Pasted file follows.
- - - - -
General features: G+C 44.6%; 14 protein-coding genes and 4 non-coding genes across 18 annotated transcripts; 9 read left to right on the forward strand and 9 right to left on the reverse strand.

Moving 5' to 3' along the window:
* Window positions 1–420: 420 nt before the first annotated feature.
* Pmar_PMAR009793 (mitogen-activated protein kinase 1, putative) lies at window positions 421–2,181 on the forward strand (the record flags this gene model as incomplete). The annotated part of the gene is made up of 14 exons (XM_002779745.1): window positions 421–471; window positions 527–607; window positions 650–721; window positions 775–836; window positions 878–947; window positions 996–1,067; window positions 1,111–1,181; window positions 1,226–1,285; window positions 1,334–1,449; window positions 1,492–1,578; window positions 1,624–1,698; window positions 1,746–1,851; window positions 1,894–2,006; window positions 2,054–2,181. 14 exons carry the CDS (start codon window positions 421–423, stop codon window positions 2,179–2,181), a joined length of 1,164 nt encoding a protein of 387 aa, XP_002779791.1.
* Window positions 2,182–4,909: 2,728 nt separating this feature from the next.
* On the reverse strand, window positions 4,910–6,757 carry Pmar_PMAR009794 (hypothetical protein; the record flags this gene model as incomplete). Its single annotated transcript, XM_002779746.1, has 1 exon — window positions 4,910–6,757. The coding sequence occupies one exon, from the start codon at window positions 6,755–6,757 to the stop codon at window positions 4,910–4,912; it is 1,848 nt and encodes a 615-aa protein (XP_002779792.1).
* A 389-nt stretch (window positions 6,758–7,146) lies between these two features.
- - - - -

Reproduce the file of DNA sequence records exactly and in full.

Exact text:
General features: G+C 44.6%; 14 protein-coding genes and 4 non-coding genes across 18 annotated transcripts; 9 read left to right on the forward strand and 9 right to left on the reverse strand.

Moving 5' to 3' along the window:
* Window positions 1–420: 420 nt before the first annotated feature.
* Pmar_PMAR009793 (mitogen-activated protein kinase 1, putative) lies at window positions 421–2,181 on the forward strand (the record flags this gene model as incomplete). The annotated part of the gene is made up of 14 exons (XM_002779745.1): window positions 421–471; window positions 527–607; window positions 650–721; window positions 775–836; window positions 878–947; window positions 996–1,067; window positions 1,111–1,181; window positions 1,226–1,285; window positions 1,334–1,449; window positions 1,492–1,578; window positions 1,624–1,698; window positions 1,746–1,851; window positions 1,894–2,006; window positions 2,054–2,181. 14 exons carry the CDS (start codon window positions 421–423, stop codon window positions 2,179–2,181), a joined length of 1,164 nt encoding a protein of 387 aa, XP_002779791.1.
* Window positions 2,182–4,909: 2,728 nt separating this feature from the next.
* On the reverse strand, window positions 4,910–6,757 carry Pmar_PMAR009794 (hypothetical protein; the record flags this gene model as incomplete). Its single annotated transcript, XM_002779746.1, has 1 exon — window positions 4,910–6,757. The coding sequence occupies one exon, from the start codon at window positions 6,755–6,757 to the stop codon at window positions 4,910–4,912; it is 1,848 nt and encodes a 615-aa protein (XP_002779792.1).
* A 389-nt stretch (window positions 6,758–7,146) lies between these two features.